Conservationists Hope Technology, Ranger Training Will Defeat Poachers

By Gary Feuerberg, Epoch Times
November 5, 2013 Updated: November 5, 2013

WASHINGTON—Poaching and international trafficking of elephant ivory and rhino horns has worsen in the last couple of years, and now the future of elephant and rhino populations in central Africa are in jeopardy. The prices and demand for these animal parts are soaring in Asia. 

Wildlife conservationists are fighting back, pilot-testing new technologies, such as drones and DNA analysis, and seeking improved ranger training.

The battle between the poachers and the conservationists may be won or lost on whoever has the superior technology. Programs that come to the aid of the beleaguered rangers also show promise in helping to reverse the trend.

“We see a crisis unfolding before our eyes, an unprecedented rate [of poaching] we haven’t seen for close to a decade,” said Crawford Allan, World Wildlife Fund senior director, and author of several publications on wildlife trafficking, species conservation, and wildlife enforcement. 

Allan said technology is more important now than ever in meeting the crisis. “The technology that is currently available is not affordable or transferable for protecting elephants and rhinos for conservation purposes,” Allan said Oct. 31 at a news conference at the National Press Club.

The Richardson Center for Global Engagement, WWF, and African Parks sponsored this news conference and a workshop for experts from government, NGOs and technology firms. The three organizations have joined together in a partnership to combat wildlife trafficking in Africa.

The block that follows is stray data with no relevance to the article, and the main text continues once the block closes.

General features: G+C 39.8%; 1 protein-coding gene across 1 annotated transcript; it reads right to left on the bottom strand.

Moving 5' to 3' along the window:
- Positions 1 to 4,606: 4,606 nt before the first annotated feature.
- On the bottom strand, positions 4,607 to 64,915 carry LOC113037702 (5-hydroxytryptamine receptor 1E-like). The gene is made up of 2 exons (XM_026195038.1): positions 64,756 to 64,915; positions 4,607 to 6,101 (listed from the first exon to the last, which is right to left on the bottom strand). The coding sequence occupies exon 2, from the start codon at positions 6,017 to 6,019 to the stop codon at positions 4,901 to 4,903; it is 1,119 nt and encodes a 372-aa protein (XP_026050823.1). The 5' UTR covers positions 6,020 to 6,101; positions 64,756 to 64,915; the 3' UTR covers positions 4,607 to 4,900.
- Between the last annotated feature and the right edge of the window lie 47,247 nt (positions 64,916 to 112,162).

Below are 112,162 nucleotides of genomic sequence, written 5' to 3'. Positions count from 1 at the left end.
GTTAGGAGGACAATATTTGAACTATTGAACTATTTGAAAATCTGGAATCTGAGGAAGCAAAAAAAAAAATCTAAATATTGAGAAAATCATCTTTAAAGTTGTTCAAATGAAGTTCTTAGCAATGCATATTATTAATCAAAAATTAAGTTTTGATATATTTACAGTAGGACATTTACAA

Allan said that protecting wildlife, such as elephants and rhinoceroses, has changed dramatically, with increasing demand from Asia, and “poachers who own the night,” rangers “underequipped and under resourced,” with the “frightening job to guard wildlife” against well-armed opponents, militias and terrorists.

Poachers have become more sophisticated, hiring soldiers, sometimes “armed with AK-47s, silencers and night vision goggles,” and using helicopters, stated David Kohn in TERP, Fall 2013 edition. Park rangers are outgunned.

The estimated value of the illegal wildlife trade is between $8 billion and $10 billion per year. It’s the fourth largest transnational crime, just behind drugs, counterfeiting and human trafficking, said Dr. Richard W. Carroll from the WWF.

“With tiger bone, rhino horn, and elephant ivory now worth more than their weight in gold, one rhino horn alone is worth more than $450,000, and trade in animal parts has eclipsed blood diamonds,” Carroll said.